Tuesday, November 1, 1983
7 PM. I’m yawning as I write this. I’m tired. Up at 6 AM, I did sleep okay, but the day was a long one.
First I had breakfast on University and Griffin, then made it to school by 8 AM. I went over some poetry with the class; as usual, most of the students have trouble with it.
Maybe poets should write in the style of a first-grade primer the way I did in Eating at Arby’s or do what college textbook writers are now told to do: “dumb down” their texts for semiliterate freshman.
From class, I went straight to Bodyworks, where I had a semi-successful workout. In the mornings, though, something is different, and I don’t have the energy for exercise that I do in the afternoons.
At my parents’ by 10:30 AM, I showered and returned some calls.
I’ve got an interview with a Toledo radio station Thursday at 9:15 AM – I’ll take that in my office – and one with an Oklahoma City station on December 6; God knows why they’ve scheduled it so far in advance.
I gave an interview to a Miami News reporter who evidently didn’t know they’d already run a story on my presidential campaign.
Probably they’ll junk the piece, but I kept stressing the forum at the Skylake Mall on Saturday and kept mentioning the other candidates who’ll be there.
Back at school, I helped Fred Curry run his program and use the printer; then I printed out some stuff of my own.
God, the machine is wonderful! Although I have trouble with the TRS-80, I don’t seem to panic the way the older people do around it. Everyone keeps asking me to help them.
At 12:30 PM, I had only half a class, but I did pretty much through get through the lesson on cause and effect.
Then came computer class, where we practiced word processing for most of the two hours; the others didn’t want to start with VisiCalc and the spreadsheets yet. But I seem to have taken to the computer like the proverbial duck to water.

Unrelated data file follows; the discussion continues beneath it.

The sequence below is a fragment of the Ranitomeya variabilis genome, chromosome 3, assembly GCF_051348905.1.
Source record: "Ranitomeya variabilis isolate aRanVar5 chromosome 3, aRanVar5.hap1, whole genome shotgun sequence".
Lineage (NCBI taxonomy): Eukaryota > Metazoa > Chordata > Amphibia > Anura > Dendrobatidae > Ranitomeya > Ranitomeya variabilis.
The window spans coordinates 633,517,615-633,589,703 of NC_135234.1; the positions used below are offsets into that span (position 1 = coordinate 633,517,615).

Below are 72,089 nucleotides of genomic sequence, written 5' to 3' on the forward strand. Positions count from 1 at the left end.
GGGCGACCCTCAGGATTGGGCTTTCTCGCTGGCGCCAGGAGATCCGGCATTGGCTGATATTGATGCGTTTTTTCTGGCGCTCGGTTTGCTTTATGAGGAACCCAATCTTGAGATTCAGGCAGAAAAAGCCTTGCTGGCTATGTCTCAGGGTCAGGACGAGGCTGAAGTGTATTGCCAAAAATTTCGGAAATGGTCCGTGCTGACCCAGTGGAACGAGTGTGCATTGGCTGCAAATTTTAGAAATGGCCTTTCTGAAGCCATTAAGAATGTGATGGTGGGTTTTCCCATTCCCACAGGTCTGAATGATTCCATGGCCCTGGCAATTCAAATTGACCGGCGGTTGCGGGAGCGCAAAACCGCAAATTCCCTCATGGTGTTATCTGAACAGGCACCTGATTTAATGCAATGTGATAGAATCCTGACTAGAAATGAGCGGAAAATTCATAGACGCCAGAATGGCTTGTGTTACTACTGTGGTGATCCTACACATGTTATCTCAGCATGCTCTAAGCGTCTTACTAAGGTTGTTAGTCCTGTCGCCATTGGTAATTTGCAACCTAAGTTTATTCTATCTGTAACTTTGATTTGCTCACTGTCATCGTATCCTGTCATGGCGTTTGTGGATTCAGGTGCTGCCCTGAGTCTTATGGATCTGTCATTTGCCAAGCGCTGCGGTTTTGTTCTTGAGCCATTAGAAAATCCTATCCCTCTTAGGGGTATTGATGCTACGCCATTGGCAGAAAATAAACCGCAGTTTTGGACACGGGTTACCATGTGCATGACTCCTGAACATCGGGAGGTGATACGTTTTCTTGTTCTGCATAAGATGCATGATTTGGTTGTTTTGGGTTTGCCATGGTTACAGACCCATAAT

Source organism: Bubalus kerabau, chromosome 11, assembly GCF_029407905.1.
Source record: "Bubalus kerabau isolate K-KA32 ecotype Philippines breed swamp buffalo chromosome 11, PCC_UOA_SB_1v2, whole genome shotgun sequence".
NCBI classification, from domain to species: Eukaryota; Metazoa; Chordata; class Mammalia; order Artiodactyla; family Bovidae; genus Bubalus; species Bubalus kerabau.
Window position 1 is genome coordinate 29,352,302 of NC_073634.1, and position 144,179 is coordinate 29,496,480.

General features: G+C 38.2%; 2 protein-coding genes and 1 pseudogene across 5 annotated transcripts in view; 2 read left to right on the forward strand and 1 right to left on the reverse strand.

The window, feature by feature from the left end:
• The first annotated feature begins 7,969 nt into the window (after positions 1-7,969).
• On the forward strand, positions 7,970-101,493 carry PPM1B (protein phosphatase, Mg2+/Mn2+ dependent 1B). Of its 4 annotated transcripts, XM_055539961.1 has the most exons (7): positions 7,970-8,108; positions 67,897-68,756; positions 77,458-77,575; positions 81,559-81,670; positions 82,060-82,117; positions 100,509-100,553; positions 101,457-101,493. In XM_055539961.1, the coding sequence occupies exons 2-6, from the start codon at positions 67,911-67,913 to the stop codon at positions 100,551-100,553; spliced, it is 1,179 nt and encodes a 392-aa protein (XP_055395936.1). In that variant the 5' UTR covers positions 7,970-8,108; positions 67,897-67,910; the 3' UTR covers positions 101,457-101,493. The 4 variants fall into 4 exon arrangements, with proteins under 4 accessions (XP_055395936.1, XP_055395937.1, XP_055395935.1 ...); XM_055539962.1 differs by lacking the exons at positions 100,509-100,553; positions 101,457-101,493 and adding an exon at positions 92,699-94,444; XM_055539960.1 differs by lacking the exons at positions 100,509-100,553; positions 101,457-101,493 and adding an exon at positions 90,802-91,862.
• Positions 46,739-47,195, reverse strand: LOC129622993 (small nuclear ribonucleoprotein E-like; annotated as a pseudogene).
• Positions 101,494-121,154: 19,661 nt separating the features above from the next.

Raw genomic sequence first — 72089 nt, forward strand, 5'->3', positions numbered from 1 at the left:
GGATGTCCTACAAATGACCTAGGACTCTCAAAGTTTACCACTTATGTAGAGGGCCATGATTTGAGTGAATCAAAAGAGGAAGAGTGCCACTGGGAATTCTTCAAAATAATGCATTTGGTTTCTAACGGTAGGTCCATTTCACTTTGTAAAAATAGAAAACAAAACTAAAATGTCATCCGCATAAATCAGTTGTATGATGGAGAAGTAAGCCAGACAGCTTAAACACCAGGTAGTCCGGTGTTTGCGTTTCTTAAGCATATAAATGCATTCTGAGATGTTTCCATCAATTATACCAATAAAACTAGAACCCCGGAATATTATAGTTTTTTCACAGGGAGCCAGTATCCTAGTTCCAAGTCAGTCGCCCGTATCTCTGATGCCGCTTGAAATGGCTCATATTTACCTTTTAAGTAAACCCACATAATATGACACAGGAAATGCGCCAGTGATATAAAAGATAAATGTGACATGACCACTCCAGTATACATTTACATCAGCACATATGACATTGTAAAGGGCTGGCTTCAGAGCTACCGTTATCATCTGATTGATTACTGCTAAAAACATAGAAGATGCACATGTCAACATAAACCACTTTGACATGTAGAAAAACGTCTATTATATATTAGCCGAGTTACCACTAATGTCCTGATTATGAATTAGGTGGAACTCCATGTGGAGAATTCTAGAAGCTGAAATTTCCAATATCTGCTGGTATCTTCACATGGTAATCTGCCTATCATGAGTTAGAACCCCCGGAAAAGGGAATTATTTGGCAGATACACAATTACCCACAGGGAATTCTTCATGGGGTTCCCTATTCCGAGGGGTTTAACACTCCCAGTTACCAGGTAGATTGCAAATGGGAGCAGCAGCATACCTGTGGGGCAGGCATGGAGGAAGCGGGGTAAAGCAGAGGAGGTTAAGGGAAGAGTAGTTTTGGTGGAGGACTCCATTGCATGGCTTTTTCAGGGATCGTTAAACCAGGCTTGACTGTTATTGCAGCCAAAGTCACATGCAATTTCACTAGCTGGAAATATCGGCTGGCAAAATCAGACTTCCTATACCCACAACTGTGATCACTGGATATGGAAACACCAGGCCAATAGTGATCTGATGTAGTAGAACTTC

One great advantage of being at Broward Community College is that the TRS-80 is right next door to the office – and of course there’s also the xerox machine. I could actually typeset a book on the computer, using the letter-quality printer, and then I could use xerography to print it.
I could use the computer for résumés, press releases, and my own fiction. God, the possibilities are endless.
But sitting at a computer screen does bad things for my lenses; I’ve never been in such pain from dry eyes as I was today.
Increasingly, I’ve been getting mucus deposits in the morning. Marc said it’s the allergies caused by the Florida weather that are the trouble.
In the mail I got an invitation to a publication party in Manhattan for Jeff Weinstein’s new book. Jeff wrote that he “loved” I Brake for Delmore Schwartz. And that was about it.
I still have ten essays left to grade if I’m going to return all the papers tomorrow, but I probably won’t get to them. I do wish I had more time; however, I’ve been accomplishing quite a lot, especially when you consider how loaded down with these student papers I’ve been.